It's very similar to the 48GX, which I already had, but it is much faster and its menu system makes it easy to use.

The cost is very reasonable ($85 or so). The TI-83's equation entry and graphing functions are arguably easier to use than the 50g, but even it has odd quirks. Other disadvantages are far too numerous to give the TI any serious consideration. I also considered the Prime but it has too many detractors who I think are justified in their opinions of it. Its battery life alone would be a problem. The only thing I don't like about the 50g is its placement of the Enter key. Muscle memory keeps taking me to its traditional place, but my daughter doesn't have that problem. I think HP was trying to copy the TI in that respect - a very bad decision IMO. The keys themselves are rubbery which I don't like, but they have excellent tactile feedback. A 50g with the 48GX's keyboard would be perfect IMO. Its case with a single magnetic catch isn't that great either. I bought an aftermarket case for$15.

She started with a 35s, a great calculator but no graphics. Dad broke it anyway :-(

The WP34s is the last word in a compact complex number-crunching handheld powerhouse. In those terms nothing comes close, but again it's not a graphing calculator. A 30b that can be converted to the WP34s is ridiculously cheap, so much that I bought a spare and am about to buy another. For $20 and sometimes even less it's hard not to. 12-07-2014, 06:55 PM Post: #6  CR Haeger Member Posts: 275 Joined: Dec 2013 RE: Current HP offerings I'm in same boat with my daughter. I find the Casio fx9860gII and the newer PRIZM graphers to be more capable, easier to use and lower price at$50, $70 than the TI units. Your right though, unfortunately school peer pressure can favor TI here in the US. 12-07-2014, 09:03 PM Post: #7  Nigel (UK) Senior Member Posts: 417 Joined: Dec 2013 RE: Current HP offerings In fairness, the HP Prime is a fine machine. It is relatively expensive and your daughter's school might not allow it to be used in exams (despite its exam mode) but don't be put off by the bugs that definitely do exist. Even with them, the Prime is amazing. (IMHO; YMMV; please don't flame!) If you have considered and rejected the TI-83+, why not go for a TI-86 (still available fairly frequently from a well-known auction site)? It's a great machine which seems to have been designed for serious use rather than just for education. It's not RPN, though, and your daughter might object! Nigel (UK) 12-08-2014, 01:47 PM Post: #8  Dave Britten Senior Member Posts: 2,064 Joined: Dec 2013 RE: Current HP offerings (12-07-2014 05:17 AM)Garth Wilson Wrote: Quote:Alas, I am now in that position of having a child needing a graphing calculator Are you sure? It was on the required shopping list for one of our sons in high school, and instead he borrowed my old TI-59 and aced the class, unlike the kids with the TI graphing calculators who used them to look busy when really they were playing games on them. Please tell me he was reading/writing magnetic cards in the middle of a high-school math class, because that would be utterly fantastic. (12-07-2014 06:55 PM)CR Haeger Wrote: I'm in same boat with my daughter. I find the Casio fx9860gII and the newer PRIZM graphers to be more capable, easier to use and lower price at$50, \$70 than the TI units.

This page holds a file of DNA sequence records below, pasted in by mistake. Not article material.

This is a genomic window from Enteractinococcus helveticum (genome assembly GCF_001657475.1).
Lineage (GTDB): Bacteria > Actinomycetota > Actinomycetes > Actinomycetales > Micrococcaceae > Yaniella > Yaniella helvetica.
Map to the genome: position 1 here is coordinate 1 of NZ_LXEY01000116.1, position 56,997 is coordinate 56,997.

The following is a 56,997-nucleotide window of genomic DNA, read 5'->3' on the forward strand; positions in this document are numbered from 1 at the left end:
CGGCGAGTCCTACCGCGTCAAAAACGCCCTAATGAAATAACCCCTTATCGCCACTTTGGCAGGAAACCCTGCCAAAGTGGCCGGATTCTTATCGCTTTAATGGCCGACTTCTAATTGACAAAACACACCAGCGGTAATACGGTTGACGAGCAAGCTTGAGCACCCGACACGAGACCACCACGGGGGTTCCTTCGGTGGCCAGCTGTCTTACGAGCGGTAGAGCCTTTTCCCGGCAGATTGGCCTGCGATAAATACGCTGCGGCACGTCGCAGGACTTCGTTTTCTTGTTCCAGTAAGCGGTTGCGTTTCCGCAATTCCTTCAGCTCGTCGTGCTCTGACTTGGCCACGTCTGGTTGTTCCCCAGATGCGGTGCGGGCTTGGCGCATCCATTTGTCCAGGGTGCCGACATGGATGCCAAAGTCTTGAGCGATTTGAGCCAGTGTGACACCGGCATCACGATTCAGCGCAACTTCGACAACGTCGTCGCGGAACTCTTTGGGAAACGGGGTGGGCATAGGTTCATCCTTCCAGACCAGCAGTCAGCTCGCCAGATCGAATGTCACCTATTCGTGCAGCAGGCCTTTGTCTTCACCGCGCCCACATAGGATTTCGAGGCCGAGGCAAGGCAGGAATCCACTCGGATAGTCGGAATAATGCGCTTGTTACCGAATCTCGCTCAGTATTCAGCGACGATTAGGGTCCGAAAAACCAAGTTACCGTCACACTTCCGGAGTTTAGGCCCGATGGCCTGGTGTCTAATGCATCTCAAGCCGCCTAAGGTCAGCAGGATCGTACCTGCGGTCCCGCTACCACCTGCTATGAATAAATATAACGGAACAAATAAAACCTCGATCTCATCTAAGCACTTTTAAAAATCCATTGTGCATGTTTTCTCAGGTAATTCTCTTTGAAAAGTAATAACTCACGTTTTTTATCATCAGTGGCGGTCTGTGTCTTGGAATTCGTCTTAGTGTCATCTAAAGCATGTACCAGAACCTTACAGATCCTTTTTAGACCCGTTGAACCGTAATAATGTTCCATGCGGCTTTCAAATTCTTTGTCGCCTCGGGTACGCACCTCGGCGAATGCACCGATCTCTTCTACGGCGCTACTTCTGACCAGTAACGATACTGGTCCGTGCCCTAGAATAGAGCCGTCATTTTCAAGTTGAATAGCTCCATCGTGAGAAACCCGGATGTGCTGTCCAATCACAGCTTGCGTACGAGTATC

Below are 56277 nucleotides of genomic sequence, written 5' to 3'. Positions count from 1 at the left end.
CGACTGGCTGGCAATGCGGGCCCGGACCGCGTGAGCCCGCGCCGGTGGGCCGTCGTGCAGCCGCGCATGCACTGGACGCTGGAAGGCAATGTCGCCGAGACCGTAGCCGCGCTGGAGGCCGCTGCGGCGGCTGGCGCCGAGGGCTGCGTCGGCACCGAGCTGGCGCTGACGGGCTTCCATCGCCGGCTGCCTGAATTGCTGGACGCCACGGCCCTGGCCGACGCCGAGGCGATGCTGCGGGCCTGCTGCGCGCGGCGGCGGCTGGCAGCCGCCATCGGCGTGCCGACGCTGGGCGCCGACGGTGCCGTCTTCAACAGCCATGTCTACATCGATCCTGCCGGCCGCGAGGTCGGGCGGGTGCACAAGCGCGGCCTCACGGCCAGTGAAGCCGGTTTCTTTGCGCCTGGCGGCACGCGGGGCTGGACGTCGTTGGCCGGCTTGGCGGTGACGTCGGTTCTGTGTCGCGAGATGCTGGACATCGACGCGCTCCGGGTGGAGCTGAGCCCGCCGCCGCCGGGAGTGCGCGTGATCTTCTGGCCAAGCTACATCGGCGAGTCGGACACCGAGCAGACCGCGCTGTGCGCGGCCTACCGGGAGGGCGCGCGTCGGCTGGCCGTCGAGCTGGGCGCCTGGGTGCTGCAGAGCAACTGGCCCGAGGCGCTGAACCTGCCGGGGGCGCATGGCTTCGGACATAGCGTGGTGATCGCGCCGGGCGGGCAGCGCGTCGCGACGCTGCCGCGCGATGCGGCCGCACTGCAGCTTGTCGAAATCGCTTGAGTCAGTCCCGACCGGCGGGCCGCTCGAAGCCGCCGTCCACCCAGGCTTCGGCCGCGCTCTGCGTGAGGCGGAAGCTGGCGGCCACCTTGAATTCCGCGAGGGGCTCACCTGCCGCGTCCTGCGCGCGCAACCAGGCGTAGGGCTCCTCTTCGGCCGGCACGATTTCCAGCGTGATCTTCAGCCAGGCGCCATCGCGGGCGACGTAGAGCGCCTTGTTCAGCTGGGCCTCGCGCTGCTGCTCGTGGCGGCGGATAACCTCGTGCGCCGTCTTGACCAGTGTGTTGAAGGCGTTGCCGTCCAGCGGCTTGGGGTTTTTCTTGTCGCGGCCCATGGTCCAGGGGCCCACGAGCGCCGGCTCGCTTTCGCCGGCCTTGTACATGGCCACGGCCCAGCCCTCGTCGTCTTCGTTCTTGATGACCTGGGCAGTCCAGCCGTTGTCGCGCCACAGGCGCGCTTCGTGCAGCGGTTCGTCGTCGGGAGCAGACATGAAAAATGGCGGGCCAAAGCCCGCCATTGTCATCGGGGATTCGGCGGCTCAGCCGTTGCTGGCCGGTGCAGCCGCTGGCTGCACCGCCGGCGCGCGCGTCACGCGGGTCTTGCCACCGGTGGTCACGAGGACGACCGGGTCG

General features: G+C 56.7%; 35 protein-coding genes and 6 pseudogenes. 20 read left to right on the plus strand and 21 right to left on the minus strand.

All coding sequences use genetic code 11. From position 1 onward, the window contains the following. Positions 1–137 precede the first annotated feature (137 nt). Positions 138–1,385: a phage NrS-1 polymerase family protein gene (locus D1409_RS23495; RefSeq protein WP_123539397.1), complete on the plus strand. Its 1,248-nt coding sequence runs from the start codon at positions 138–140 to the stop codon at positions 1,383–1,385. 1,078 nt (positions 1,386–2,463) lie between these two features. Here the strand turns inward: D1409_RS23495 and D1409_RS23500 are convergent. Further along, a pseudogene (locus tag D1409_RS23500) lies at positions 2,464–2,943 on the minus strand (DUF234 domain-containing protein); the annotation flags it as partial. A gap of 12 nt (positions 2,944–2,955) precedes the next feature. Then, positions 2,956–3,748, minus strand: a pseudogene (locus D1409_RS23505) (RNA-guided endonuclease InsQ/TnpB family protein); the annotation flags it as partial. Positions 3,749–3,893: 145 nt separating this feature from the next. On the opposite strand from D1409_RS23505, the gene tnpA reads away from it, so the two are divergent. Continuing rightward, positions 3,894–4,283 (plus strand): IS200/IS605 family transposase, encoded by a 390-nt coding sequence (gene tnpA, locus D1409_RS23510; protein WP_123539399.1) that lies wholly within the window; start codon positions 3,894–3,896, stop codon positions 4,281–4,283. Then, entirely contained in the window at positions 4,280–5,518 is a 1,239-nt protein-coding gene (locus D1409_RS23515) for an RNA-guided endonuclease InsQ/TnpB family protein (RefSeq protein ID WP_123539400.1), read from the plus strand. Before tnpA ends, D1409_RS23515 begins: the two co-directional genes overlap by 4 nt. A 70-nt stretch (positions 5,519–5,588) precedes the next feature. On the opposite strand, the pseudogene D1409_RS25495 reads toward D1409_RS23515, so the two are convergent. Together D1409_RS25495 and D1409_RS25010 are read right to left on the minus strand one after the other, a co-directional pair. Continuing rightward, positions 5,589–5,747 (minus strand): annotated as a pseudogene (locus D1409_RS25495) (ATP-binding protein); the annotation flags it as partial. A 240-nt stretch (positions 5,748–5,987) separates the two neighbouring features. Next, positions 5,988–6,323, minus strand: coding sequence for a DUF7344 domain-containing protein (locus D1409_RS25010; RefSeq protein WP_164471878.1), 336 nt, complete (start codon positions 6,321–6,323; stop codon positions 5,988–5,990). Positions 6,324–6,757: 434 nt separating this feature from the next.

Your right though, unfortunately school peer pressure can favor TI here in the US.

The Casios are pretty nice, and relatively fast, but they have some weird arbitrary limitations, and not much integration between the modes/applications. Their programming language lacks a simple "print" statement that doesn't also pause program execution. Very weird.
12-08-2014, 02:00 PM
Post: #9
 Gerald H Senior Member Posts: 1,461 Joined: May 2014
RE: Current HP offerings
Casio 9860GxxSD is indeed pretty good, & has an SD card slot, compartmentalization is uncomfortable, but hey! look at the same problem in Prime.